Don Mohler served as the 13th Baltimore County Executive, completing the final seven months of Kevin Kamenetz’s term of office.

info [AT] centermaryland [DOT] com (Center MD) Blog Tue, 11 Dec 2018 22:13:10 -0500
Towson is Stronger Than in 2010, But Key Challenges Remain - County Councilman David Marks In 2010, I was elected to the Baltimore County Council from the Fifth District. Towson is the westernmost region of the Fifth District—a center for law, government, medicine, and higher education, with some of the most stable and desirable neighborhoods in central Maryland. Despite all these enviable characteristics, Downtown Towson was a major concern.
In 2010, vast tracts of land were rotting away in Downtown Towson. The movie theatres at Towson Commons were on the verge of closing, and the remaining retail space was largely vacant. The deterioration of Downtown Towson was a blight on an otherwise strong region.

Today, no one talks about how we need to jumpstart the revitalization of Downtown Towson—it is already underway. Whole blocks of Downtown Towson have been revitalized, and construction cranes are in the air.

I attribute our success in Downtown Towson to three key factors.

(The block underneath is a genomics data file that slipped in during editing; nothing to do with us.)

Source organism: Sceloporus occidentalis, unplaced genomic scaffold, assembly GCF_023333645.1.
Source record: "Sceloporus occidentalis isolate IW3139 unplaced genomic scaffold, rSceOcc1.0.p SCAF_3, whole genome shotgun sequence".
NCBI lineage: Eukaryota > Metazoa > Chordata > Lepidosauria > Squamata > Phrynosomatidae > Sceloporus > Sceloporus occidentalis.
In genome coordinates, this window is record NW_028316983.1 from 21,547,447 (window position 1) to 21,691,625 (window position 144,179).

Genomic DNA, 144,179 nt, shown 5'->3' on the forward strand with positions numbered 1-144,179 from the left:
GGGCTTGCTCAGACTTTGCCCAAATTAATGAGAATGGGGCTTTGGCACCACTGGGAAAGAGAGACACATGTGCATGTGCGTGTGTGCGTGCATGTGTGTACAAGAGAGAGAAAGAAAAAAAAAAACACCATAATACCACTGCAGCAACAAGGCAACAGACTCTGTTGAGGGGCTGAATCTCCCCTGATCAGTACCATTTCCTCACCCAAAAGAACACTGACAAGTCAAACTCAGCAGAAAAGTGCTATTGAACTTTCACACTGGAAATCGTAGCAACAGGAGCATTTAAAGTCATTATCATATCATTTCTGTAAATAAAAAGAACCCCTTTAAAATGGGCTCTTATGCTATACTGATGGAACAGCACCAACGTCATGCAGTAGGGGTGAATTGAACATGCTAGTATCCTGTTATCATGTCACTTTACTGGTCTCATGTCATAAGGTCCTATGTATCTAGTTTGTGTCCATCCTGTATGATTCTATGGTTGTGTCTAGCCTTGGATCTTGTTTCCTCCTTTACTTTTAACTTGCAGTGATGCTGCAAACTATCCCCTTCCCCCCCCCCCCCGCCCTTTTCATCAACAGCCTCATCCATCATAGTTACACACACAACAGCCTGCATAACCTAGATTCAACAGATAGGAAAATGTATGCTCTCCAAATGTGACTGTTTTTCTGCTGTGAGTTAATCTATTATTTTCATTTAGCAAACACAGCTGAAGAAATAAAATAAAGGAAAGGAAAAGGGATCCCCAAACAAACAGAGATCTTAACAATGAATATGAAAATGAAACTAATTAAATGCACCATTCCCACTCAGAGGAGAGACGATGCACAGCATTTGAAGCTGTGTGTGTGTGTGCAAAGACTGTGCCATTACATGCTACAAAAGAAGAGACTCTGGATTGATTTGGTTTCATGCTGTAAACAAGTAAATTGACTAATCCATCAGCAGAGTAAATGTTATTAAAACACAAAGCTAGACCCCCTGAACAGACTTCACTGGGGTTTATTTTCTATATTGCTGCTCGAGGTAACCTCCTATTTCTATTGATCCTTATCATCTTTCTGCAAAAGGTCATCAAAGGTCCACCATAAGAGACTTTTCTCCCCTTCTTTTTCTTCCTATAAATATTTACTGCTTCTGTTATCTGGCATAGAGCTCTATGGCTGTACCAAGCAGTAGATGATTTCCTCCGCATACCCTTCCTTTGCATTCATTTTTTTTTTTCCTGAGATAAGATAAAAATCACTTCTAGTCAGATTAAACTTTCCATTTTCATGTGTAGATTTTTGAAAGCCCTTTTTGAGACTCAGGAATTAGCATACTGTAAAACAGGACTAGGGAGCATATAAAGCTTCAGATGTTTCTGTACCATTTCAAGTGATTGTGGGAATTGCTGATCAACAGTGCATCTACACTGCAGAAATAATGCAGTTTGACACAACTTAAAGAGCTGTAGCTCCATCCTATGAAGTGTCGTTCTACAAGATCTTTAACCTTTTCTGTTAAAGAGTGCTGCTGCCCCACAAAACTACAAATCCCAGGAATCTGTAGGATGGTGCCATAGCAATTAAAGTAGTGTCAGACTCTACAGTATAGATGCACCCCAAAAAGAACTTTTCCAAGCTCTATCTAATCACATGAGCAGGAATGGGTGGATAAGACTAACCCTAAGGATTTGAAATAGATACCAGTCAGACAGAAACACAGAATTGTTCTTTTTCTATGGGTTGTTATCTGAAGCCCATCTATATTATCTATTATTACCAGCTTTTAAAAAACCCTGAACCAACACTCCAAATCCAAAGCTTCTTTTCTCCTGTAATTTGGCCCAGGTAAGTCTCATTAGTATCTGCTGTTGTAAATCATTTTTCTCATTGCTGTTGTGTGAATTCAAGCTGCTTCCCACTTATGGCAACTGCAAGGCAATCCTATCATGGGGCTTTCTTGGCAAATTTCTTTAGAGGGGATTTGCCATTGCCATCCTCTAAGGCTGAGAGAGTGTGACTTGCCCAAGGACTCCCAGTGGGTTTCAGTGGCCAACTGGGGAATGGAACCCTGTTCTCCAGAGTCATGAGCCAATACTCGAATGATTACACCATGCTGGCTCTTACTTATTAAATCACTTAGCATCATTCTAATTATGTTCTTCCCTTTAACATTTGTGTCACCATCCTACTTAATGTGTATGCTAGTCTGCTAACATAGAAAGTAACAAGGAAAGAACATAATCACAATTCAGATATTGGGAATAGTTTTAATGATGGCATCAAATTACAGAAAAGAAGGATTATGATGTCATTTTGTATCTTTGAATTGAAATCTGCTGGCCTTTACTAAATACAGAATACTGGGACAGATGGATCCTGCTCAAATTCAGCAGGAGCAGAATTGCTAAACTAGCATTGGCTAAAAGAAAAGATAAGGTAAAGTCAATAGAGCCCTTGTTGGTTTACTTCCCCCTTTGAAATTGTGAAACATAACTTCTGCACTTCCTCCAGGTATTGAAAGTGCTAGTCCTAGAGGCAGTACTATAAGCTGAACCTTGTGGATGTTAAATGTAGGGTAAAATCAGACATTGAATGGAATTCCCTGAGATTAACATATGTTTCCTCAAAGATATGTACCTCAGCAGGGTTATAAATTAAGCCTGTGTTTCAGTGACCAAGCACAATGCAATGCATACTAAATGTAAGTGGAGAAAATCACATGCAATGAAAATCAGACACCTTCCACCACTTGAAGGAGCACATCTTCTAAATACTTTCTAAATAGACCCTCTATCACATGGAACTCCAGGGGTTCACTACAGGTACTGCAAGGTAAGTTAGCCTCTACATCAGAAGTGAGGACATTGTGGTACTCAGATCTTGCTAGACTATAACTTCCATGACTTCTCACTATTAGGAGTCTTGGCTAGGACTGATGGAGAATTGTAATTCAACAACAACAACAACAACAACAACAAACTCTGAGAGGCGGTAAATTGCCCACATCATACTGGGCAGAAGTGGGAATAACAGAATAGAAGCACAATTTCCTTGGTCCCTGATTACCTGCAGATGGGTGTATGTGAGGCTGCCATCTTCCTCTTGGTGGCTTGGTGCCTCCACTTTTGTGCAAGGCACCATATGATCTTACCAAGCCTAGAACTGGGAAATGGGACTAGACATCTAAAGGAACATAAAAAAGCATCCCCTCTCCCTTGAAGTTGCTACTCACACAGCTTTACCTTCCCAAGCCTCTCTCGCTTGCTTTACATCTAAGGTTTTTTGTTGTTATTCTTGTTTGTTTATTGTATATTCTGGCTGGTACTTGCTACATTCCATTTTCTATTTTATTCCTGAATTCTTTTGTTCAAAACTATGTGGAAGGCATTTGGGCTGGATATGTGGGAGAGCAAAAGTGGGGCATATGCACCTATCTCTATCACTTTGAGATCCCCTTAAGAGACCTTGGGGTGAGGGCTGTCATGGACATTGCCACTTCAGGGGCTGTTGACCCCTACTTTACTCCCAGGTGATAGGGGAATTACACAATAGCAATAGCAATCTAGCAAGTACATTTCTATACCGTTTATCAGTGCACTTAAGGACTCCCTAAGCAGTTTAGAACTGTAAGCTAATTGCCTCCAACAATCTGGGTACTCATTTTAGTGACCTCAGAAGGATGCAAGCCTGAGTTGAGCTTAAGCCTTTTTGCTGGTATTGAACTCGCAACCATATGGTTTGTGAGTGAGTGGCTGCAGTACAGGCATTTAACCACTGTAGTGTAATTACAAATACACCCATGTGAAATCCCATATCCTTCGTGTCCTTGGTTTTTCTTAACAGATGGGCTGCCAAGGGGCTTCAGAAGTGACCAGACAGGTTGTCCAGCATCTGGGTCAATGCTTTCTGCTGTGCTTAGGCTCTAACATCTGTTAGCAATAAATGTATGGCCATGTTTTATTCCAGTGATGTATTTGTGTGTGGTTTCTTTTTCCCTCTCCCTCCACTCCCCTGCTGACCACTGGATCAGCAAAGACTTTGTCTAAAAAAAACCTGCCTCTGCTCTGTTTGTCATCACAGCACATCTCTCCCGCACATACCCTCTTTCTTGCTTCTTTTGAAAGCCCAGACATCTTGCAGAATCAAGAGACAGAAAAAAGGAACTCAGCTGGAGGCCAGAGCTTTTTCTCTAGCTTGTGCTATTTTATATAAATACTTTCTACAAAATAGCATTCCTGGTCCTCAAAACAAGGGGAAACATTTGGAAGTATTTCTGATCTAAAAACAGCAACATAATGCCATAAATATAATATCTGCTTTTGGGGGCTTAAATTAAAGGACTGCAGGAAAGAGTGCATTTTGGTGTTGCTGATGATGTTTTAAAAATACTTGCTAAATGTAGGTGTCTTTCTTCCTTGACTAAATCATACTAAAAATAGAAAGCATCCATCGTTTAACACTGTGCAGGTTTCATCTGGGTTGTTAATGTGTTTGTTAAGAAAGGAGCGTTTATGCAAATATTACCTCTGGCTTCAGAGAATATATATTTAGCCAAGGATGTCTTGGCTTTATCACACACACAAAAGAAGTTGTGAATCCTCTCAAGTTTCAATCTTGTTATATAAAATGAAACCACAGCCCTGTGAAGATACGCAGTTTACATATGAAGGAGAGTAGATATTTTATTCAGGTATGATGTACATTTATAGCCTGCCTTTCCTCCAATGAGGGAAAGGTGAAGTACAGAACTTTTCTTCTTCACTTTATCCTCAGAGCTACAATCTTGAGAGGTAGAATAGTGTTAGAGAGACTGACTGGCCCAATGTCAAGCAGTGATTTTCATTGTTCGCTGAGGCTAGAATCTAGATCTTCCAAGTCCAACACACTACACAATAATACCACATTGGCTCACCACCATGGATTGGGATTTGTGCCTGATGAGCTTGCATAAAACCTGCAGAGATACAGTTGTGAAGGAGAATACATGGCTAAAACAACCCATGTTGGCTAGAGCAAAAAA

First and most importantly, entrepreneurs have invested in Downtown Towson.

Second, there was a tone for redevelopment set by former County Executive Kevin Kamenetz, current County Executive Don Mohler, and the County Council. The past seven budgets have invested in school renovations along with transportation improvements such as the resurfacing of Bosley Avenue and Stevenson Lane. Three new parks are finished or under construction throughout Towson.

Third, relations have greatly improved between Towson University and Goucher College and their residential neighbors. In 2010, those relations were frayed as neighborhoods experienced the impact of students renting more and more homes farther away from campus. Since that time, Towson University and Goucher College have opened more dormitories, and the social host ordinance has eased relations between our college students and long-term neighbors.

Moving forward, it seems clear to me that there are a few fundamental initiatives that can advance our work in Downtown Towson and its residential neighbors.

First, we need to implement a Towson circulator—already planned by the state—to ease mobility throughout Downtown Towson.
Second, the county government must identify a guaranteed source of funding to support the care and maintenance of Downtown Towson. Right now, this urban area competes for resources with communities across Baltimore County—and, in fact, in most counties Towson would be its own municipalities. The Towson Chamber of Commerce does excellent work cleaning the streets and beautifying parts of Downtown Towson, but Baltimore County must do more as this area develops.
Baltimore County’s single biggest capital priority in Towson must be a new high school. Already, the population at this aging school has swelled due to demographic changes. The reconstruction of Towson High School must be timed with the reengineering the nearby Herring Run to eliminate chronic flooding.